In its submission to the National Energy Regulator on the request for tariff increases, Eskom has assured South Africans that there are no plans for load shedding in the near future.
The power utility further stated that the requested hikes are not meant to recover monies lost through corruption or load shedding. The Northern Cape’s public hearing on the proposed 20.5% tariff increase for the 2022/2023 financial year took place virtually this afternoon.
According to a study done by Eskom, the country suffered a R35-billion loss in economic damage – over a period of 12-years – due to load shedding.
“I just would like to point out that we absolutely, absolutely make sure that we do not recover any revenue that is related to the load shedding volumes. And we do this in our regulatory clearing accounts. And as mentioned by our CFO yesterday Eskom does not plan to load-shed. Our production plan is geared towards making sure that we can meet the need of demand that is required. So there is no planning; in forward-looking, there is no plan for load shedding,” Eskom’s General Manager, Hasha Tlhotlhalemaje explains.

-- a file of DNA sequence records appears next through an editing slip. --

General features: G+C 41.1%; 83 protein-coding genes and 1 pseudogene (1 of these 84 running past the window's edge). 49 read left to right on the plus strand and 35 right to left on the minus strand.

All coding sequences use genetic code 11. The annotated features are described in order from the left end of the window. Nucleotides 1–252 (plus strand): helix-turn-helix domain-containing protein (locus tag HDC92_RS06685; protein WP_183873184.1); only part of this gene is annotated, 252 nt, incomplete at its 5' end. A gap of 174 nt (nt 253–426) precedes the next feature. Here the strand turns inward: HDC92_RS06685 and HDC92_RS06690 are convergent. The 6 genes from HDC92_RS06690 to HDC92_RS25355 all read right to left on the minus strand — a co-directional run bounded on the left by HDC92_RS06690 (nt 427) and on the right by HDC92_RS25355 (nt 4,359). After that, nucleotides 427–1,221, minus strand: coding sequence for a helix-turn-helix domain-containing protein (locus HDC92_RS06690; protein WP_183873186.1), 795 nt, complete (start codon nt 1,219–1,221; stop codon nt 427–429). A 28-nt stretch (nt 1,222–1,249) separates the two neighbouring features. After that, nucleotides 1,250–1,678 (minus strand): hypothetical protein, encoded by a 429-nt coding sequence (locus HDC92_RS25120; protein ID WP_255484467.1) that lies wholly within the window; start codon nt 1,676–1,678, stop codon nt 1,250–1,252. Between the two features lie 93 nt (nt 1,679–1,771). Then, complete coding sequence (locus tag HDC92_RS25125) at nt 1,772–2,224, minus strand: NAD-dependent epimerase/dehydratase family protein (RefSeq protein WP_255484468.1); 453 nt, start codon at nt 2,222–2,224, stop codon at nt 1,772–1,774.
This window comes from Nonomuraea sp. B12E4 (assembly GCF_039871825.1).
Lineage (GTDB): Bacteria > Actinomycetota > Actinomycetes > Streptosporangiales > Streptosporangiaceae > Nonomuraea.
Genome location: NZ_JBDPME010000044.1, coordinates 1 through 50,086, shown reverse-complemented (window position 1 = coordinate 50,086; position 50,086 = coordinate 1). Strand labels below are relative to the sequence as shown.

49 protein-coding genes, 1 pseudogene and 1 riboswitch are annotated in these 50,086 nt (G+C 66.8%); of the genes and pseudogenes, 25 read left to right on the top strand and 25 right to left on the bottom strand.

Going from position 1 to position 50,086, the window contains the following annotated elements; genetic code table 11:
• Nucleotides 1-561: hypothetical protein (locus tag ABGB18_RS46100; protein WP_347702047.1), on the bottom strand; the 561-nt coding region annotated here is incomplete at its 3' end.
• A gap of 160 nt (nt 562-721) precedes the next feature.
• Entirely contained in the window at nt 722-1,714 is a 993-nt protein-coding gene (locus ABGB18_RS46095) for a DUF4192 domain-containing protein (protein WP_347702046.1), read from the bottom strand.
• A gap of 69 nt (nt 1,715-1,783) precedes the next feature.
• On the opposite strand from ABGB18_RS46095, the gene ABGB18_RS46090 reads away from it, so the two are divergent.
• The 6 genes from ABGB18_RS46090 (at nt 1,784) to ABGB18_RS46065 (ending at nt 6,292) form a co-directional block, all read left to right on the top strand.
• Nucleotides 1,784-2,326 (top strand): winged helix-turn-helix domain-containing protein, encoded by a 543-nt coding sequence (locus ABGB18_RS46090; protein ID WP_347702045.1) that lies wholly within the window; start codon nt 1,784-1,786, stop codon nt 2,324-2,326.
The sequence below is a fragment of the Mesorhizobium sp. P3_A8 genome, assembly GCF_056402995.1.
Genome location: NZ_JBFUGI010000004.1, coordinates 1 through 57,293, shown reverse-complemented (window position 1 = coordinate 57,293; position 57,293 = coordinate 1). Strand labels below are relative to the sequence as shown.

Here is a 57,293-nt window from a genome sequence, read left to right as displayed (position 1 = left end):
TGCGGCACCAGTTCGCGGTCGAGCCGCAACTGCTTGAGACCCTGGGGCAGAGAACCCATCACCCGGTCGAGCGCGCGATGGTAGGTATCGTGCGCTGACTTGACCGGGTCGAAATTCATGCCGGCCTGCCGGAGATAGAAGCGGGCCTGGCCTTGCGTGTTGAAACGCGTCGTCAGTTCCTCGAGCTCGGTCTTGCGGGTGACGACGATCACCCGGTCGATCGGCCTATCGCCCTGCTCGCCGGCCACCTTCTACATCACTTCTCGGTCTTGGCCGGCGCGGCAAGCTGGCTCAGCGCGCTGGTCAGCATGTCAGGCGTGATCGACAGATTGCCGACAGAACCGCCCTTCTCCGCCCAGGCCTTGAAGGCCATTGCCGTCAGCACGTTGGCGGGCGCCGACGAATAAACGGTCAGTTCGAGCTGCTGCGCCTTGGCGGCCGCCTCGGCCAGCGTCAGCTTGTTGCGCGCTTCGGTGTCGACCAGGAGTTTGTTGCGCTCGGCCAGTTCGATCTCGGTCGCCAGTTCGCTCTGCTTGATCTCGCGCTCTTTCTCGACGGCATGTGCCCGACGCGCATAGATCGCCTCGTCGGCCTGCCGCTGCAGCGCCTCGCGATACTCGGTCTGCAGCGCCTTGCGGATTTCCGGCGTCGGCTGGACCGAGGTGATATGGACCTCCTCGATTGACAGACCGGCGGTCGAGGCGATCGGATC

Eskom says the agricultural sector was the hardest hit by load shedding during the 2018/2019 financial year. It says the sector’s economic growth was reduced by 5%. This emerged during the Northern Cape’s virtual hearings conducted by Nersa on Eskom’s request for a 20% tariff increase.
“An aspect that came out of the study we looked at the impact on GDP growth per sector. There is an uneven impact on economic sectors. With your agricultural sector taking the brunt of the impact and having their 2018/2019 period having their economic growth reduced by almost five percent. And, then following up on that the utilities and the manufacturing sectors were the next hardest hit. Certain sectors like the financial and personal service sectors for a minimum impact in terms of their economic growth,” says Eskom’s Ulrich Minnaar.
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